The chefs at Green Basil want you to eat your vegetables. So, they take care to include plenty of the green stuff in all of their home-style Thai and Vietnamese dishes. Of course, that would include plenty of basil, a staple herb in many Thai recipes and a key garnish on the side of every bowl of pho. Those basil leaves are plucked fresh every morning from local markets and groceries, along with cucumbers, cherry tomatoes, and all the other fresh veggies the kitchen needs for the day. The daily grocery runs are just a part of Green Basil's long-standing commitment to crafting fresh, healthy food and getting to know the supermarket baggers by name. To that end, they also use only natural, zero-trans fat cooking oil to prepare each dish, so guests can bite into crispy tamarind duck or stir-fried mongolian beef without guilt.
Named one of “The Most Authentic Restaurants” by the Boston Globe, Patou Thai offers an assortment of Thai specialties all crafted with a bit of an edge. One example: the halibut filet, which is pan-seared, then brushed with a sweet-and-spicy blend of mango-grilled eggplant salsa and curry sauce. Another refreshing left turn is the honey pork loin, served with fresh garlic oil, summer squash, and zucchini. Or, the green papaya salad, tossed with carrots, peanuts, grilled shrimp, and a spicy chili-lime dressing. Of course there are curries that cater to every taste, from a crispy duck rendition sautéed in hot Panang sauce to a lighter red curry that foregoes meat for vegetables and tofu. And, to help temper the spicy cuisine, the menu also includes a large selection of beers from Thailand, Japan, and Italy, and wines from Italy, Spain, and Sonoma, along with four types of sake.
Inside a spacious setting adorned with Thai-style woodcarvings, stately pillars, and hanging plants, Erawan of Siam's chef and owner prepares authentic Thai cuisine using techniques perfected across her more than 20-year career. She folds traditional herbs and spices into every dish, starting with appetizers such as the red-curry-infused todmun, a golden-fried shrimp cake served alongside a ground peanut and cucumber dipping sauce. From there, tongues traverse main dishes that, like the best Harlequin romances, span three levels of spiciness, progressing from sweet and mild stir-fried roasted duck with pineapple and scallions to grilled salmon laced with extra spicy choo-chee curry.
Visitors to Tom Can Cook quickly confirm that Tom, whoever he is, isn’t just feigning confidence. He's a master of Asian cuisines, fusing Thai, Korean, Szechuan, and Vietnamese influences for a menu with dozens of different sauces and proteins. Spicy kimchi fried rice hosts morsels of chicken or beef, and the similarly Korean okdol bibimbap mixes meat with veggies and an egg in a stone pot or sturdy top hat. Cooks sauté roasted duck in curry sauce before adding in snow peas, pineapple, and basil sauce to make it siam duck choo chee, and boneless pork loin enjoys a dressing of spicy basil sauce and bamboo shoots in the wild boar basil dish.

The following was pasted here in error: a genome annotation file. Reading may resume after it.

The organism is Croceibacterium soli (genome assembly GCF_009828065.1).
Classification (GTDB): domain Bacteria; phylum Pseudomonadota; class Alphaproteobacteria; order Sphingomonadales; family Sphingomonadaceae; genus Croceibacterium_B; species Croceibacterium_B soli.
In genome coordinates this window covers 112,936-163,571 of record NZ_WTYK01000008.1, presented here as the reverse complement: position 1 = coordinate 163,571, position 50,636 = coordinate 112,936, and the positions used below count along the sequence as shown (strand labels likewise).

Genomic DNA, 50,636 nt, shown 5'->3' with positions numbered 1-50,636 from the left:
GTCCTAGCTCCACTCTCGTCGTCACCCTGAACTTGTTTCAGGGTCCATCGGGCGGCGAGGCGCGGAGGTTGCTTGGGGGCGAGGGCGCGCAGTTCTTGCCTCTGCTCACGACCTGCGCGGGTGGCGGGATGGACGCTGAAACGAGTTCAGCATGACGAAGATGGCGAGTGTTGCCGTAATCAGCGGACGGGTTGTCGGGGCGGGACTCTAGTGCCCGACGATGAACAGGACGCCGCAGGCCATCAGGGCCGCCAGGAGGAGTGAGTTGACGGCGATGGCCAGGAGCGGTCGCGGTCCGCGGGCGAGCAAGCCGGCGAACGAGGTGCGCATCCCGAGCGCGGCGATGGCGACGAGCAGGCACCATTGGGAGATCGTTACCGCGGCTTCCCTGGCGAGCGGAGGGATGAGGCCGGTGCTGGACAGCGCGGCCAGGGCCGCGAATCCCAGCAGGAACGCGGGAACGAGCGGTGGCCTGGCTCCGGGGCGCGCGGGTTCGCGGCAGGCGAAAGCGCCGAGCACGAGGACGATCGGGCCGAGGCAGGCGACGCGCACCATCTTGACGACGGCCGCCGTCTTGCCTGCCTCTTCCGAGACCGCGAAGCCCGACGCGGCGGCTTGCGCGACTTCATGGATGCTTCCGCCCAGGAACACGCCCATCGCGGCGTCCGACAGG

Inside the dining room, patrons nourish their bellies at white tablecloths while casting glances at Asian screens, decorative floral gewgaws, and oblong hanging lamps stationed throughout.
True to its name, Pho Basil serves its popular pho with a side of basil leaves. Of course, with so many other fragrant ingredients––fresh bean sprouts, lime, onion, scallion, cilantro––topping the savory broths, it's easy to see how the tiny herb might get overlooked. Luckily it still packs a sweet, peppery punch to soup bowls filled with rare steak, shrimp, calamari, or shredded chicken, or to a Thai green curry chock full of yellow squash, Chinese eggplant, and other veggies named after trendy paint colors. While pho is a star player on the menu, the Thai and Vietnamese restaurant also features daily specials, which may include catfish and broccoli steamed inside a banana leaf or a curry puff stuffed with chicken, potatoes, and onions, and served with a cucumber dressing. But the biggest surprise at Pho Basil might be the warm, accommodating atmosphere. The Phoenix called the service in the "vanilla, caramel, and turquoise" restaurant "attentive and sweet", while Boston.com called the dining room "sparkling white" and noted that the business "treats its clientele––in jeans, sweat pants, and hoodies––like kings."
According to Robert Nadeau of the Boston Phoenix, the chefs at Thaitation Restaurant know when enough is enough. “You smell the garlic, but don’t taste it,” the columnist writes, going on to rave about the chefs’ willingness to forgo heavy-handed seasonings for perfectly balanced flavors.
Indeed, slight hints of coconut broth, galangal root, and lemongrass infuse the lengthy list of items on owner Ratana Chourattana’s dinner menu. But these fresh seafood stir-fries, curries, and noodles are not all that Thaitation Restaurant has to offer. The eatery ends meals on a sweet note with a large number of desserts—a feature not typical of Thailand, as Nadeau points out. Guests can dip spoons into sweets such as coconut mousse as plentiful sunlight filters through huge dining-room windows, illuminating golden walls and tables set with cloth napkins.